Our focus in this paper is on ‘equal consideration’ as an ideal for political equality in democratic settings.
Political inequality is a distinctive type of inequality and cannot be reduced to the factors that routinely go into thinking about economic inequalities or inequalities of power. Its currency is performative, not distributive, and is fundamentally about the nature and quality of social relations; politics is intrinsically process-oriented, comprising various ‘political transactions’ across citizens, representatives and interest groups, among others. Thus, to understand political equality, we need to appreciate how individuals relate to one another through the democratic process.
We argue that there are two core dimensions that can usefully be studied to bring these ideas to life empirically: patterns of political participation and political representation. Studying these reinforces the idea that, even in advanced democracies, politics is an elite activity concentrated among the educated and those with material and ideological resources. We then unpack when this is damaging to achieving equal consideration, and we discuss a range of reforms throughout history that have been proposed to promote political equality through this lens.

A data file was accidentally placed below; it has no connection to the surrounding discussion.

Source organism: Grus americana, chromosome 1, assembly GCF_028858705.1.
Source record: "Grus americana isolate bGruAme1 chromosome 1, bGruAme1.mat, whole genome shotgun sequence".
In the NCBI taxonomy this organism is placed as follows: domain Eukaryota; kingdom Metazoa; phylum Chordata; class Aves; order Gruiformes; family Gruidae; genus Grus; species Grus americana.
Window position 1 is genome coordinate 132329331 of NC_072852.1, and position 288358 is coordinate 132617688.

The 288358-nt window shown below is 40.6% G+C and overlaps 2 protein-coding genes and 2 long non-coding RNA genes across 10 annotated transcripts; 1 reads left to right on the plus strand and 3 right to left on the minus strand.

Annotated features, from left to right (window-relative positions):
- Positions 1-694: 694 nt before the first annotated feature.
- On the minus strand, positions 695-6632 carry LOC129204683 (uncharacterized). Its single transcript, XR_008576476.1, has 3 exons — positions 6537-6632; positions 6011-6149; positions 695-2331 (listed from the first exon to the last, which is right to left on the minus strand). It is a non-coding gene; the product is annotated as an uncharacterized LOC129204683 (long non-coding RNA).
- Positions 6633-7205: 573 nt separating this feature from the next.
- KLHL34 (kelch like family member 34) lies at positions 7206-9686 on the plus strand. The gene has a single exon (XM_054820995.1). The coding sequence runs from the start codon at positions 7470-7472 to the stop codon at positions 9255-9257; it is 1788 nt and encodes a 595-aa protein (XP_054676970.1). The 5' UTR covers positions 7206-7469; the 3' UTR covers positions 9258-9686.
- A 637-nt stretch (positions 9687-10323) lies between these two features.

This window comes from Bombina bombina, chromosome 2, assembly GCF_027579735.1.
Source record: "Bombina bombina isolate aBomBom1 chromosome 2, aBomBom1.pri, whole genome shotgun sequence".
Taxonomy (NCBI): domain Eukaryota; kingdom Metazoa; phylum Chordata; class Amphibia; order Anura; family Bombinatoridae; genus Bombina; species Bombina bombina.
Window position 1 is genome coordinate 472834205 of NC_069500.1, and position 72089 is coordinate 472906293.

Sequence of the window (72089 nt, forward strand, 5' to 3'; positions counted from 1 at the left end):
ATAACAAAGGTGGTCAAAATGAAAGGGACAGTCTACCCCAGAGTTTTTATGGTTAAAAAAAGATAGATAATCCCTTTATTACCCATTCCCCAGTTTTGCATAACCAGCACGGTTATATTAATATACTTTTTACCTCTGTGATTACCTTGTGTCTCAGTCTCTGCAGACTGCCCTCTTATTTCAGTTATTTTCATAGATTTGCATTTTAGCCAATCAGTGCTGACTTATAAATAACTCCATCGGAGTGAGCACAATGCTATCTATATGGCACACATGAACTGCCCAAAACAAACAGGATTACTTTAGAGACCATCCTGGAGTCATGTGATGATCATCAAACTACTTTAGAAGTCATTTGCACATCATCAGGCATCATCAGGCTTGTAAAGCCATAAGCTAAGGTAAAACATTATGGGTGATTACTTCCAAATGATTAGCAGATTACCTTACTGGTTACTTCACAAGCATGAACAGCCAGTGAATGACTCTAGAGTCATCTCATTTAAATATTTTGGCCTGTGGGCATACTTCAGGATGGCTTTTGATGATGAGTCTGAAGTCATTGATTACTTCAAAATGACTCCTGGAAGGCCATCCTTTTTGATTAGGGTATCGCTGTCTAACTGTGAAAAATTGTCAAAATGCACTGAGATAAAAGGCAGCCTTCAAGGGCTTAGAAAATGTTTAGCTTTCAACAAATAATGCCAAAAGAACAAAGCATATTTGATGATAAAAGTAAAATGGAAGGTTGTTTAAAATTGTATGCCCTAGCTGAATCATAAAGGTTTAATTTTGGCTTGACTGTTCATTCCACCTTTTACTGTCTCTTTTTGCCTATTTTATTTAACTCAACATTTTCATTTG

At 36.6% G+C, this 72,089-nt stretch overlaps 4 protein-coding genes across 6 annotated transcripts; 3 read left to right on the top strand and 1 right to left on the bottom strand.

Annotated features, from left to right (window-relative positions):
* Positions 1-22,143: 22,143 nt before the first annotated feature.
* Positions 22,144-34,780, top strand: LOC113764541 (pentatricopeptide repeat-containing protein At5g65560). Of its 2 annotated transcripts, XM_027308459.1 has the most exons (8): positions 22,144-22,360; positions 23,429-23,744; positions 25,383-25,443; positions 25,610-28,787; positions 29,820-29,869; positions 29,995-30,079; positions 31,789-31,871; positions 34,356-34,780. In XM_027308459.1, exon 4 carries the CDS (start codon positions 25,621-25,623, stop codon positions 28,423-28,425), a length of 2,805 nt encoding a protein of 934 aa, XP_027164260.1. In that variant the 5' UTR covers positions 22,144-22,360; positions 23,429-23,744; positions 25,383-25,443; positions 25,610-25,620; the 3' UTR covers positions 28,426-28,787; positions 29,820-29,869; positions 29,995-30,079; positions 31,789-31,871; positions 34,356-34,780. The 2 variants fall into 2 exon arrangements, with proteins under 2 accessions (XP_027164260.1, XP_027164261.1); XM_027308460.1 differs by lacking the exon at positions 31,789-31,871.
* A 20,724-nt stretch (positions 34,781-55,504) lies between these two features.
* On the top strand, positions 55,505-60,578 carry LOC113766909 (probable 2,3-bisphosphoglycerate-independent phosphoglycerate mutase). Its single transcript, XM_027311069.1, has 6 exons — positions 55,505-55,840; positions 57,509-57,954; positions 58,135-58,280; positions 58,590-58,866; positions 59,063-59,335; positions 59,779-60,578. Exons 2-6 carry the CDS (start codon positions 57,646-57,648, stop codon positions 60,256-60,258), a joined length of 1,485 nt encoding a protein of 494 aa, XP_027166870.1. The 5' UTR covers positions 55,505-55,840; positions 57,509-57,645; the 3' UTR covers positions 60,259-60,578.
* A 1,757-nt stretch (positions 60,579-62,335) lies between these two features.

‘[…] no society can genuinely humanize its institutions save as it becomes a community of equals.’ (Harold Laski, 1928, p. 31)